WASHINGTON (AP) — The House voted Wednesday to reauthorize a pet program of outgoing Speaker John Boehner: school vouchers for District of Columbia students.

The District is the only jurisdiction in the nation where students get federal funds to pay tuition at private and parochial schools.

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In one of his final acts as speaker, Boehner introduced a bill that extends the program for another five years and increases funding for it to $20 million annually. It was approved on a mostly party-line vote. A bipartisan group of senators has introduced companion legislation.

Boehner attended Catholic schools and has spoken about how difficult it was for his parents to pay tuition. He said the vouchers have given thousands of children a path out of poverty and failing schools.

“This issue is personal to me,” Boehner said, choking up briefly on the House floor. “Those of us who work here, make a good living, we owe something to the kids in this town. We owe these kids a chance, a fighting chance at success.”

The White House opposes the program, arguing that the money should be spent on public schools instead of “a handful of students.” Many Democratic local leaders see the vouchers as an intrusion on home rule in the nation’s capital, noting that Congress has been unable to enact a national voucher program. However, Democratic Mayor Muriel Bowser, herself a veteran of Catholic schools, has historically supported the program.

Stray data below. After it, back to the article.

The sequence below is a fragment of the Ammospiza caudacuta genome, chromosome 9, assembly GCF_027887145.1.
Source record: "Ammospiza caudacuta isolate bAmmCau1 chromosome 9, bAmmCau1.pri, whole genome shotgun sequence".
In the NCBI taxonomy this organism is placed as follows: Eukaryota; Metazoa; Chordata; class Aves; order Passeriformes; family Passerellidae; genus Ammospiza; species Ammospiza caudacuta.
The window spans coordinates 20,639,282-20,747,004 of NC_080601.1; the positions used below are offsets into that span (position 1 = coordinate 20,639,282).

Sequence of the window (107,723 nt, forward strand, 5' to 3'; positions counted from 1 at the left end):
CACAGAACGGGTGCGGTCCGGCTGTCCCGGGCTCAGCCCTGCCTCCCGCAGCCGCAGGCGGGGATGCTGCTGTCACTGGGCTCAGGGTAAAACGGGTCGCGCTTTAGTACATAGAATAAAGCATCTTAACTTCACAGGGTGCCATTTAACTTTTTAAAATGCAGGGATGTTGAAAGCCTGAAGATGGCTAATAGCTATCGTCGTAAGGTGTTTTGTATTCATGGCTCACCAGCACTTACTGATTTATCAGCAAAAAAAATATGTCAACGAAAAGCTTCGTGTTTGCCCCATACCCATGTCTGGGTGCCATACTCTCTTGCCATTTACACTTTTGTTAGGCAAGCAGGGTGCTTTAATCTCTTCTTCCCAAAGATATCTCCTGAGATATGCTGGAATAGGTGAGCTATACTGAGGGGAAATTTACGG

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Both proponents and critics of the vouchers found ammunition in a 2010 Education Department study, which found that students in the program graduated at a higher rate than public-school students but didn’t perform significantly better on standardized tests.

“The program has demonstrably failed,” said Del. Eleanor Holmes Norton, a Democrat who represents the District in Congress but cannot vote on the House floor.

More than 6,000 students have received scholarships through the program since 2004, and thousands more are on a waiting list. Students get scholarships of more than $12,000 annually for high school and $8,000 a year for middle school. Polls have shown widespread public support for the program.

The Obama administration has tried repeatedly to pull funding for the program, although the White House says students currently receiving vouchers should not have them revoked.

The bill also authorizes federal funding of $20 million annually for both the city’s traditional public schools and its charter schools. Without the voucher program, its supporters say, that money would disappear.
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